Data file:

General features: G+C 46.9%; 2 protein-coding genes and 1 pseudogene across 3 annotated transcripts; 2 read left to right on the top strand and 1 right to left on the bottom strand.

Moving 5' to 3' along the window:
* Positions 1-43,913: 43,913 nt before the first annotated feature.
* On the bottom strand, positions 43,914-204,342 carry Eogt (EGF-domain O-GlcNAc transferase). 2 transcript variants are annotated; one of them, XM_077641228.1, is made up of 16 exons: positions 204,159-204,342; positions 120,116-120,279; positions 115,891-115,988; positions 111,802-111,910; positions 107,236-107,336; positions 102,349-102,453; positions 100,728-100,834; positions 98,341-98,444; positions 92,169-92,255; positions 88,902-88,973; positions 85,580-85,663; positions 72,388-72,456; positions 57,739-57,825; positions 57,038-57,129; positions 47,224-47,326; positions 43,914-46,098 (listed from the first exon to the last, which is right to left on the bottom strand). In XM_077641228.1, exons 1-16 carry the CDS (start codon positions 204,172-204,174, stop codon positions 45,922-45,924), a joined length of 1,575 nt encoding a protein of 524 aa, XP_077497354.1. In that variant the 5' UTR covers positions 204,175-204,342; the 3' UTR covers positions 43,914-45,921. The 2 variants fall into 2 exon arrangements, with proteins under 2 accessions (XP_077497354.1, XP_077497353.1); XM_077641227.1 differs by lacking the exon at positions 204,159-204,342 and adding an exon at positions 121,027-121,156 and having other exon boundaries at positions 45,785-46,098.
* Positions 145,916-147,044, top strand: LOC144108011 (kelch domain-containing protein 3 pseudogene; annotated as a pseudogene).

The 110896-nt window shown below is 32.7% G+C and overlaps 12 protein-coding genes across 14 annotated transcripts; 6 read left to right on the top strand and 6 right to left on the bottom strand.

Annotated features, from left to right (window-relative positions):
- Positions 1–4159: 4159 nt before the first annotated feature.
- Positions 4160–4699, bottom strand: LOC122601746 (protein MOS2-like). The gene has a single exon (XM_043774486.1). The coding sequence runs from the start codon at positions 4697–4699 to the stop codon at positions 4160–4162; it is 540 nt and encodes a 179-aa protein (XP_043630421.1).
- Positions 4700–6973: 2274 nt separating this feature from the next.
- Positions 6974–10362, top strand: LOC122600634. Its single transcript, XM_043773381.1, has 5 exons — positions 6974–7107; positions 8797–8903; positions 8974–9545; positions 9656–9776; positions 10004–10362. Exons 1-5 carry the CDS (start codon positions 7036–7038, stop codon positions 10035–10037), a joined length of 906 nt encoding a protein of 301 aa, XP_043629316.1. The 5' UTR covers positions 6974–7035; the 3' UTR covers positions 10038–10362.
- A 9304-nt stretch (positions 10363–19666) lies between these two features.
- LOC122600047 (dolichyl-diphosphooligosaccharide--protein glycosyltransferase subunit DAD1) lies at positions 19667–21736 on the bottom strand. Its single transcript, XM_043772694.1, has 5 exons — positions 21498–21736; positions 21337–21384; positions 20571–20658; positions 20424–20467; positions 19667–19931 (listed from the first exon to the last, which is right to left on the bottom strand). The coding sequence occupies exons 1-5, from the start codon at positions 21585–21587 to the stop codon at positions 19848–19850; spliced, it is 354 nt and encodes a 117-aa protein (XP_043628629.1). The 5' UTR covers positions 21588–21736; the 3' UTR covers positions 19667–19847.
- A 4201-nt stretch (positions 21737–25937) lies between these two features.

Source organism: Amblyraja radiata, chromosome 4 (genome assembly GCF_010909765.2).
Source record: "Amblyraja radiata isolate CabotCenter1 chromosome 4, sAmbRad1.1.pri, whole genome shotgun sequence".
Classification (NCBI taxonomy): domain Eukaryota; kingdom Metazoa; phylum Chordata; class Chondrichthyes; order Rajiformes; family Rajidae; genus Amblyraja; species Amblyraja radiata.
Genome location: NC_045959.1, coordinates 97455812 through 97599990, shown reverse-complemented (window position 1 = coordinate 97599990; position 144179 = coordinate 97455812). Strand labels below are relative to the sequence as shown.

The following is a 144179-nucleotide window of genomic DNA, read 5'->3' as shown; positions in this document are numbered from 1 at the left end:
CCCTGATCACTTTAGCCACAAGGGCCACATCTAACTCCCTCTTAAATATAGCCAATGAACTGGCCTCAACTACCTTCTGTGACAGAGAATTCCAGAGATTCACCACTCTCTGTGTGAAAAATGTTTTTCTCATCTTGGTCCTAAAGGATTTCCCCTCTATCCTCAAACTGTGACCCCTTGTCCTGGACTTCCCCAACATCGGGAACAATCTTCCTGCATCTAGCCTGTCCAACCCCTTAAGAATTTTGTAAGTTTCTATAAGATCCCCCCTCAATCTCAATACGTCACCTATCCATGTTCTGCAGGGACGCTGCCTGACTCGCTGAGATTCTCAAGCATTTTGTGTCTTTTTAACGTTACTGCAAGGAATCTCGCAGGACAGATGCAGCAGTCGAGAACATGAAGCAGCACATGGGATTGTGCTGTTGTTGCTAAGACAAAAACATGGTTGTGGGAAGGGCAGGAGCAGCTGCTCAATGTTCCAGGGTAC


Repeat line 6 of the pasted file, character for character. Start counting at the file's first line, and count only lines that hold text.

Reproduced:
The 110896-nt window shown below is 32.7% G+C and overlaps 12 protein-coding genes across 14 annotated transcripts; 6 read left to right on the top strand and 6 right to left on the bottom strand.